The Post-Christmas Cash Flow Crunch
Here we are already through one month of 2018, hopefully refreshed from a few days off over holiday period. Resolutions may have been made and broken and hopefully some still remain.
Many of us know the figure of speech: “You can’t have your cake and eat it too”. Obviously this means you can’t eat your cake and still retain the whole cake. Once the cake is eaten it is gone for good.
I was thinking about the cash flow crunch that many small businesses will be experiencing right now and thought there were many similarities between the Christmas cake and Christmas cash flow.
It is tempting to try and put the frantic period leading up to Christmas – where many small businesses were rushing to deliver goods and services for clients ready for the big day – behind us. Add to that, the madness of Christmas shopping, family plans and the kids finishing school, it is no wonder many of us breathed a huge sigh of relief when our out-of-office was finally on.
Let’s take a breath, reflect on what’s happened, and focus on how to get back on track together.
Over the years working with small businesses and running my own business, I have observed a common theme of a January/February cash flow crunch. For some it is an absolute crisis they may not survive, others it might invoke credit facilities to get through tough times. The reality is that both you and your clients are at risk of cash flow issues, even if you have pre-planned you cannot control your clients’ finances.
Reasons for a cash flow slow down
Non-billable time during the break
- If you or your clients had a break, you likely did not bill, so not only January but also February cash flow will be affected.
Time – we know that small business owners lack time
- Perhaps you were too busy during the Christmas rush to prepare a cashflow forecast.
- Things like additional holiday pay for staff on statutory holidays all add up.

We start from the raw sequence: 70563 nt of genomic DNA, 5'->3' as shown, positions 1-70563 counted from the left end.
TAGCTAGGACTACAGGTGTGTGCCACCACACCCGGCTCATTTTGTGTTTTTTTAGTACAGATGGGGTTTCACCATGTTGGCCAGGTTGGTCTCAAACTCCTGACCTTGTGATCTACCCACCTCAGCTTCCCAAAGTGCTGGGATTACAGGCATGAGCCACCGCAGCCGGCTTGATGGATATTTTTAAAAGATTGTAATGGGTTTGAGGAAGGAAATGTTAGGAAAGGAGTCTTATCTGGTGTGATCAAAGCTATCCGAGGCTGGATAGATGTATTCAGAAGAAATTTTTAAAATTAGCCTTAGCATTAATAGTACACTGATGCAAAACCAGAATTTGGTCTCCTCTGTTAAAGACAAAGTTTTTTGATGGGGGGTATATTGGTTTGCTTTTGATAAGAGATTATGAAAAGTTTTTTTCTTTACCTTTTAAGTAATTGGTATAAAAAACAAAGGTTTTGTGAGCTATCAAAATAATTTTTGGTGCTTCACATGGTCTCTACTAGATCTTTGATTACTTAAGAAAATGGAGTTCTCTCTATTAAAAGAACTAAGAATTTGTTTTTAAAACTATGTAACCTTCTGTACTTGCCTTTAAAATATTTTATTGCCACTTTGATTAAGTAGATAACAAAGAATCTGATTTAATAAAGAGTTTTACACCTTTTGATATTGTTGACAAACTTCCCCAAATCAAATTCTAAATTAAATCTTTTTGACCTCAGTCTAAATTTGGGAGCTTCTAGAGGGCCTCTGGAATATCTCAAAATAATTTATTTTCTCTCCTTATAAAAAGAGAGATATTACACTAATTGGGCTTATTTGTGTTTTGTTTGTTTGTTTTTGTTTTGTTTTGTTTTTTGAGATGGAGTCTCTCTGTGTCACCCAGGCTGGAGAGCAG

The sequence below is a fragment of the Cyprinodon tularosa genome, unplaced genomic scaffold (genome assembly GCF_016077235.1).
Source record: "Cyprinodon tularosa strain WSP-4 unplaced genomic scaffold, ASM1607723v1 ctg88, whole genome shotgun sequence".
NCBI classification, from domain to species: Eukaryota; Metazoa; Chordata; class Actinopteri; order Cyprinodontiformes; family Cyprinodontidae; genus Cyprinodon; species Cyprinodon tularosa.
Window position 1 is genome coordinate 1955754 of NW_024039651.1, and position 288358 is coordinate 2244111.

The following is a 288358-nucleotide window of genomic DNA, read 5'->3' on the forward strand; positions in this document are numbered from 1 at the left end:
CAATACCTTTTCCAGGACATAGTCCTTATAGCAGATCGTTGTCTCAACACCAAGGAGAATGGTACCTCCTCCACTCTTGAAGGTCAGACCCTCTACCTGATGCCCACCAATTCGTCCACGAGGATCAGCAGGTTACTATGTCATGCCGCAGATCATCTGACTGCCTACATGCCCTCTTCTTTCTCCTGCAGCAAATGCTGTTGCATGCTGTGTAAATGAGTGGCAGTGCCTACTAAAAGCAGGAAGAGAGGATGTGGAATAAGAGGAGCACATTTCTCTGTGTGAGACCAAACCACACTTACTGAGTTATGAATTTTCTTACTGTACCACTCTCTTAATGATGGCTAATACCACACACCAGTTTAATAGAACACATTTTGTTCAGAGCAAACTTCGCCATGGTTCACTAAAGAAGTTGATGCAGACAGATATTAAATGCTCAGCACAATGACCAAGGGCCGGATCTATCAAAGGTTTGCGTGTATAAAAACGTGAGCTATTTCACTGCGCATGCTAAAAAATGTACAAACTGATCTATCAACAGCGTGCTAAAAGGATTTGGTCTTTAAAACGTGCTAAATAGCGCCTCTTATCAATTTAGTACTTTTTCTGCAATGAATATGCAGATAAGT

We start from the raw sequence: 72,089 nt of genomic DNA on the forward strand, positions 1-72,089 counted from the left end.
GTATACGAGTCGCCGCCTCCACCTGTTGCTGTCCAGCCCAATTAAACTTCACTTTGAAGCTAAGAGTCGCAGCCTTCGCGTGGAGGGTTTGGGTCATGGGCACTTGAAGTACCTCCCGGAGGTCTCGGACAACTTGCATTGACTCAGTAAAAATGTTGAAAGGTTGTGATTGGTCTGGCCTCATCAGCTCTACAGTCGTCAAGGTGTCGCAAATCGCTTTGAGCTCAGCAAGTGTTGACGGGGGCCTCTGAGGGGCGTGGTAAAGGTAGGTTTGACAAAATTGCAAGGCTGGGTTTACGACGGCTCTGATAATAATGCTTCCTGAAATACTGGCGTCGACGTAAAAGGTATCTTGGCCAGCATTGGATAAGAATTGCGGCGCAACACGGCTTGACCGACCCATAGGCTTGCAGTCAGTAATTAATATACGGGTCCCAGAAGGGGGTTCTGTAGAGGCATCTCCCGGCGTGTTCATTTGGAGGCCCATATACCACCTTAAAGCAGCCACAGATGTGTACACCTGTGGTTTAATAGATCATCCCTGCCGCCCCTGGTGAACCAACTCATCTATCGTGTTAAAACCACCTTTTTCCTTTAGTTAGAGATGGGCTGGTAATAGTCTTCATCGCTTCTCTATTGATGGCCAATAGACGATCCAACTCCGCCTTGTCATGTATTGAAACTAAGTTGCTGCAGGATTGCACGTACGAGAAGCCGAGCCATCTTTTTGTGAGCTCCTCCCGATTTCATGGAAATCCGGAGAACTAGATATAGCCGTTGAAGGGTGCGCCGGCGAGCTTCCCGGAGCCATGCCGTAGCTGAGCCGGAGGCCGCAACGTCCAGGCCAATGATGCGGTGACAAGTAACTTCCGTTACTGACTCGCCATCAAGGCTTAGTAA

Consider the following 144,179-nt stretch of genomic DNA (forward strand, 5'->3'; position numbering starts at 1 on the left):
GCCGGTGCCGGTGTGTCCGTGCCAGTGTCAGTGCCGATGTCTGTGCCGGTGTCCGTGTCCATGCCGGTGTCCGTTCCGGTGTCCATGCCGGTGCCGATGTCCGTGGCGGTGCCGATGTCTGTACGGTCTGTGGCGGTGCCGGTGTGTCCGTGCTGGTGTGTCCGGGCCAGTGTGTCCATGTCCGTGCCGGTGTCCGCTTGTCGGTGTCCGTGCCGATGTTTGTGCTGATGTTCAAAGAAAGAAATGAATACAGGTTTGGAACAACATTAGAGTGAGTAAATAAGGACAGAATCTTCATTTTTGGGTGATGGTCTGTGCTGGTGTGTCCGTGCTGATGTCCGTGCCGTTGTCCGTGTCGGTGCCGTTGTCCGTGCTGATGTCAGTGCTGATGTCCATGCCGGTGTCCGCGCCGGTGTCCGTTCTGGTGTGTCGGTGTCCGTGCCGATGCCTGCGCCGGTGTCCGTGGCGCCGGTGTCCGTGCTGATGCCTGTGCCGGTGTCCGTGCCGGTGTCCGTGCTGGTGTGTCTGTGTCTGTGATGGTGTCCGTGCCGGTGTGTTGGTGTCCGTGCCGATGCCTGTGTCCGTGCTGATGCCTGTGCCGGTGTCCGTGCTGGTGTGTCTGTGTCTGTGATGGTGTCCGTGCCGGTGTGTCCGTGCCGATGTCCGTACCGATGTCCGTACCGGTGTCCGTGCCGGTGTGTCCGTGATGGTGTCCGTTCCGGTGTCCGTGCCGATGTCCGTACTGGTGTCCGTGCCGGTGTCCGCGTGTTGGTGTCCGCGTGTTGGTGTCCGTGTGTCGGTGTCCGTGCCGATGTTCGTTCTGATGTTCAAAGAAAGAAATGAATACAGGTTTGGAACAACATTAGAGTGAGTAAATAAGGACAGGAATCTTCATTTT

- Perhaps you hosted a Christmas function for staff and clients.
- Maybe there was pressure to pay creditors prior to the Christmas period.
New Year Expenses
- Government tax authorities require pre November and December compliance returns and payments in January.
- Credit card payments might be due.
Solutions to improve your cash flow
Prepare a budget
- This should be for the next three months based on expected sales and outgoing expenses.
Implement easier ways to pay
- Offering the option for online payment at the same time as bookings firstly ensures you get paid, and also reduces the chances of a no-show.
Consider mobile payment devices
- Keep your options open and ensure you always have a way to take payments. The ability to use an iPhone or iPad as a point of sale opens up a world of cashflow opportunities.
Communicate with suppliers
- If you are going to have trouble paying your suppliers, communicate this and set up a payment plan. Better to do this than to find yourself on stop credit and unable to trade.
Save and prepare
- Start putting away from funds each month towards next Christmas, it’s only 47 weeks away.
If these tips have proven to be helpful to you, it’s probably worth checking out our number one way to improve cash flow for small business.
Remember, if you do not have enough to cover your outgoings, please reach out to your accountant or bookkeeper to help work with your bank to alleviate the pressure. If you do not have an advisor check out Xero’s Advisor Directory.
Guest author: Melanie joined Xero as NZ Head of Bookkeeping in 2016. Prior to that Melanie founded Bookkeeping and Beyond and Training and Beyond - both multi- awarding winning businesses. Melanie founded the New Zealand Bookkeepers Association (NZBAI) in 2010 and was its President from 2011 until December 2016. The NZBAI is consulted upon by strategic government agencies and is the sole professional bookkeeping body in New Zealand. Melanie enjoys sharing her knowledge of bookkeeping with small businesses and individuals. A small business owner herself, Melanie works with many businesses and understands the pain points of small business, such as cash flow and having more time. Small business succession planning and developing exit strategies is of particular interest to Melanie. She sold her previous business, Bookkeeping and Beyond, in October 2016 so understands succession planning first hand.